Alas, George Hodel isn’t at the party, although his presence is certainly felt. There may or may not be a minotaur on this show, and, as of now, the show appears to be hinting that George and the minotaur are the same. He’s a were-taur! The animal is also potentially a bull (not a minotaur), as this episode is appropriately titled “Matador. Alas, the show isn’t revealing the beast just yet! For now, all the show will share is hoofbeats and the heavy breath of a huge animal.
The real monster, at least for now, is Sepp. When he tries to kill Fauna in this episode, attacking her at the “happening,” Jay intervenes, brandishing his fearsome combat skills. Jay is still haunted by his time at war, as evidenced by the repeated appearances of imaginary soldiers in his bedroom. He has PTSD, clearly — at another point, he leaps on the ground after a chair breaks, thinking he heard gunshots — and this is why he doesn’t just hurt Sepp. He kills Sepp, stabbing him to death with a knife.
Grisly as it is, the death binds Jay to Fauna, which is helpful for this show moving forward. Fauna is a curious girl, and Jay is interesting, too, but they are far more intriguing as a team than on their own. Now that they’ve collaborated on a murder, they have to stick by each other’s side. Fauna owes her life to Jay, first of all, and they also now know that there’s something deeply wrong with George Hodel.
Which brings us to: Hawaii. Who knew that TNT’s latest noir crime drama would swerve into another state? Tamar Hodel was the only one who knew. Fauna’s mother is in Hawaii, a place where no minotaur can get her, according to Corinna's address book. She's going by "T.H. Apate" now. Knowing this information, Fauna strikes a deal with Jay: If he finds out why Sepp was following her around, she will lead him to her mother in Hawaii. How he'll find the cash for a plane ticket is less clear. The next episode is tellingly titled "Aloha," though, so Fauna and Jay are absolutely leaving California.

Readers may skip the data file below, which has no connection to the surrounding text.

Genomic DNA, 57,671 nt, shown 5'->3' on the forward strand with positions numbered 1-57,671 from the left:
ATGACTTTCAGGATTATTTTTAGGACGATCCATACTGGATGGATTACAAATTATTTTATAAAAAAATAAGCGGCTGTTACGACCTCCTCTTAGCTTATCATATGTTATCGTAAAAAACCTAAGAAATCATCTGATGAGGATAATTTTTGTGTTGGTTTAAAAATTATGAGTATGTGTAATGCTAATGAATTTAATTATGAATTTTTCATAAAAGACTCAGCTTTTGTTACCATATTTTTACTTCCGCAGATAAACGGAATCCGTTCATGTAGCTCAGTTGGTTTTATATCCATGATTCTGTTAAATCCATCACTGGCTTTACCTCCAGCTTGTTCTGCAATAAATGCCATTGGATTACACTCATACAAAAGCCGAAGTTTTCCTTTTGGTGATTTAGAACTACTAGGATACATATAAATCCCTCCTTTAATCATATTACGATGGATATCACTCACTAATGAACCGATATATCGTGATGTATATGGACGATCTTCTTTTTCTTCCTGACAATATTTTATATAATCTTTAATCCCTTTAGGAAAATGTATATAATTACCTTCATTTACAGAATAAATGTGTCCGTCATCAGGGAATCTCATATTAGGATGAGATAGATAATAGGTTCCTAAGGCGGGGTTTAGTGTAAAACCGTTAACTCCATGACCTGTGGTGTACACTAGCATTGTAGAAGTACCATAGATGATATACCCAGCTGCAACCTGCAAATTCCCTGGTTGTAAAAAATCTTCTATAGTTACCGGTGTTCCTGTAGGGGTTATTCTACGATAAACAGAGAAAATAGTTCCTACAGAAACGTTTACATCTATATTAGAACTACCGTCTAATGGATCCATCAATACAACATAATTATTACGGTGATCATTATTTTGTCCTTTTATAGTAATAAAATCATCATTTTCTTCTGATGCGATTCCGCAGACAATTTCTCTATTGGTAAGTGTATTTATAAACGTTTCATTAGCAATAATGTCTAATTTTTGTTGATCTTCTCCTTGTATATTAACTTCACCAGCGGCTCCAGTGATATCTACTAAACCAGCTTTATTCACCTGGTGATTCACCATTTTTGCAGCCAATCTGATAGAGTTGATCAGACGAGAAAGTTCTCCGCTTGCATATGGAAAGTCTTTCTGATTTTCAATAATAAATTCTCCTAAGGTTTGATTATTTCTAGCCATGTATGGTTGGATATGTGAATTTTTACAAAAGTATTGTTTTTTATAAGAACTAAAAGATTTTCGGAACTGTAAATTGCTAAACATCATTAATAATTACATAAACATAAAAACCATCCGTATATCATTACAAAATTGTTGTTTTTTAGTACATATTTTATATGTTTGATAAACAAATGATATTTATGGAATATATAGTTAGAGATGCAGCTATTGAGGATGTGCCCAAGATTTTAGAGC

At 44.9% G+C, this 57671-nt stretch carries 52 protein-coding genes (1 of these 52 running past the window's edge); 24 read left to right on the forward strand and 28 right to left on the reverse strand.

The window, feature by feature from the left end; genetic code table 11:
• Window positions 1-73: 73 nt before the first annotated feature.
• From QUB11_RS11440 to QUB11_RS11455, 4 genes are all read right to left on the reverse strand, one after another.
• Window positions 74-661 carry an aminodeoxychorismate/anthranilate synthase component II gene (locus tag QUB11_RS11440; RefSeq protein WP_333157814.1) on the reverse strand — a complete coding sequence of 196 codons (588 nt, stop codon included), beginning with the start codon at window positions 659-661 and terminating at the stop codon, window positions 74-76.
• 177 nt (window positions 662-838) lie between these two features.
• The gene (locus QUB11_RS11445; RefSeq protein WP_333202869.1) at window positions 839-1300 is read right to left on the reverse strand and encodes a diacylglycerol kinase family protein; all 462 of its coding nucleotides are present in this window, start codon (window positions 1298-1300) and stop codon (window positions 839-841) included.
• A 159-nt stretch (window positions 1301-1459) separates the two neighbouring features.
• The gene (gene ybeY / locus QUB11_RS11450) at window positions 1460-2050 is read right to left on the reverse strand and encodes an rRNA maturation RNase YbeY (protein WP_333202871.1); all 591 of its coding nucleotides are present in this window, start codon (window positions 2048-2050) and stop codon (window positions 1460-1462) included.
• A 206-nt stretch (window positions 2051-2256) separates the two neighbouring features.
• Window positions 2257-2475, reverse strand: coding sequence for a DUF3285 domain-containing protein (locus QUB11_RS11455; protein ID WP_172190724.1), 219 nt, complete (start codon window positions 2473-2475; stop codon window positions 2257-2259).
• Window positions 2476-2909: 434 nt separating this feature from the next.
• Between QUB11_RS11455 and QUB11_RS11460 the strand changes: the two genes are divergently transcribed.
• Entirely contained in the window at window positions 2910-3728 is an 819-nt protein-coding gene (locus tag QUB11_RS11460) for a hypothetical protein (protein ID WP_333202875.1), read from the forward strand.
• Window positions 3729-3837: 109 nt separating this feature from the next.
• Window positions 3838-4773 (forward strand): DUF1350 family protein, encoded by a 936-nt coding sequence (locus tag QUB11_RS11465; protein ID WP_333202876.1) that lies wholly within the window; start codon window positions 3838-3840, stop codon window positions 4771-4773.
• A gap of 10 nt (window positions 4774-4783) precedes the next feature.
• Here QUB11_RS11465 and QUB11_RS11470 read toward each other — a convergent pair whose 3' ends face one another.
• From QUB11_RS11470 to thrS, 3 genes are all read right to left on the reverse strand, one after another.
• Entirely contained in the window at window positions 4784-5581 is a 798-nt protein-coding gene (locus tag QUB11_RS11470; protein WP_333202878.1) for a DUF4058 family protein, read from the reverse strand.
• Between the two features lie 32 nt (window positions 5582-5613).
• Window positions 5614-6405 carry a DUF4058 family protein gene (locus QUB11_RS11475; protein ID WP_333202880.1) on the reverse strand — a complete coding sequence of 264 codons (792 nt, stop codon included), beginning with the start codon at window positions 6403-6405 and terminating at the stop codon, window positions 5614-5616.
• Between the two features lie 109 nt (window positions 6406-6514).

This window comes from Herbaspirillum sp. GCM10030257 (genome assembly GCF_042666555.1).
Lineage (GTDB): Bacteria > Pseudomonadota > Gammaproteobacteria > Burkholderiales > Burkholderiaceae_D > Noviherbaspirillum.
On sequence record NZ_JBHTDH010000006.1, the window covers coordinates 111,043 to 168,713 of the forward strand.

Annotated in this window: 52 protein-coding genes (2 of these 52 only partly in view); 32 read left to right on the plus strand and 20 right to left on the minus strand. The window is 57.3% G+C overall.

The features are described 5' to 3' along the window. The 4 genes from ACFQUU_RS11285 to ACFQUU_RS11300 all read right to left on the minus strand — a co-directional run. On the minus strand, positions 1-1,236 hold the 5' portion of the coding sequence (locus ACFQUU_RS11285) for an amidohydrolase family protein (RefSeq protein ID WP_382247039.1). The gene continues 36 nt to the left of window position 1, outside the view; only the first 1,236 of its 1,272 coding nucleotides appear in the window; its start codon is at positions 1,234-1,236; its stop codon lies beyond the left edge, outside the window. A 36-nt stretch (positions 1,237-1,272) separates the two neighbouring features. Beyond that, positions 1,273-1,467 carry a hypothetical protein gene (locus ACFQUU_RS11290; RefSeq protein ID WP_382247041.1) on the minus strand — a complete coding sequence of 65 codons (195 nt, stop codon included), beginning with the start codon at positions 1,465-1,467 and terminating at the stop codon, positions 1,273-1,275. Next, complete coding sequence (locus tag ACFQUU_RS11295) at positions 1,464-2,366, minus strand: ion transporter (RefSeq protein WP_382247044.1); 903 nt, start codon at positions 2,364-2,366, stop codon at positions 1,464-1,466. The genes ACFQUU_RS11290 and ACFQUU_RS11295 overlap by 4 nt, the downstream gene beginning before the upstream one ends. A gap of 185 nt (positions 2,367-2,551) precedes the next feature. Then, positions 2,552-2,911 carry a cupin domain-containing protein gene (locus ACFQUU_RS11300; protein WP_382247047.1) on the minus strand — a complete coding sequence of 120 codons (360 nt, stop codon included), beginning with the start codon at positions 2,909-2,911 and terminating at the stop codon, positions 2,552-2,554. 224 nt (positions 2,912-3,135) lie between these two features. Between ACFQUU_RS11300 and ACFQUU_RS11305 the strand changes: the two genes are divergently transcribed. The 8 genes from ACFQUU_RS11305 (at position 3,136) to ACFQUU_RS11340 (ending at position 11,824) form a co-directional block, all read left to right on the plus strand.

As for Sepp, his real name is Ivanovich Victor — just a fun fact for all of us! After some snooping, Jay intercepts an invite for Sepp for yet another Hodel-sponsored art event. This family is deeply, deeply into art. At this event, Jay confronts Corinna about her husband: Where is George Hodel? And what's his big secret?
In this episode, Jay tells Fauna that George's big crime was that he operated an illegal abortion clinic in Los Angeles. But the tone of I Am The Night suggests that this wasn't his sole crime. There's something sinister about the abortion clinic that Jay suspects but isn't willing to share.
As of this episode, Jay discovers another secret: George owns a lot of very creepy art. The art isn't just creepy — it evokes the death of the Black Dahlia, Jay discovers. Which suggests that George Hodel's interests in macabre paintings may be more violent than just that of a fun new hobby.
Meanwhile, Fauna goes to her mother, Jimmy Lee (Golden Brooks), to get more information. All Jimmy can say is that the Hodels are monsters. She is insistent that Fauna should never discover the truth of her origin. The Hodels? They aren't worth Fauna's time. That doesn't deter our heroine, though.
Says Fauna, "I'm going to find out everything. And I don't care what it breaks."
For Jay's sake, I hope that's a "breaking news" pun.
The Chris Pine Shrine
Each week, as Chris Pine digs deeper into his role as Jay Singletary, we’ll catalog his best moments here.
Remember when Jay brushed his teeth using his finger after vomiting? So sturdy!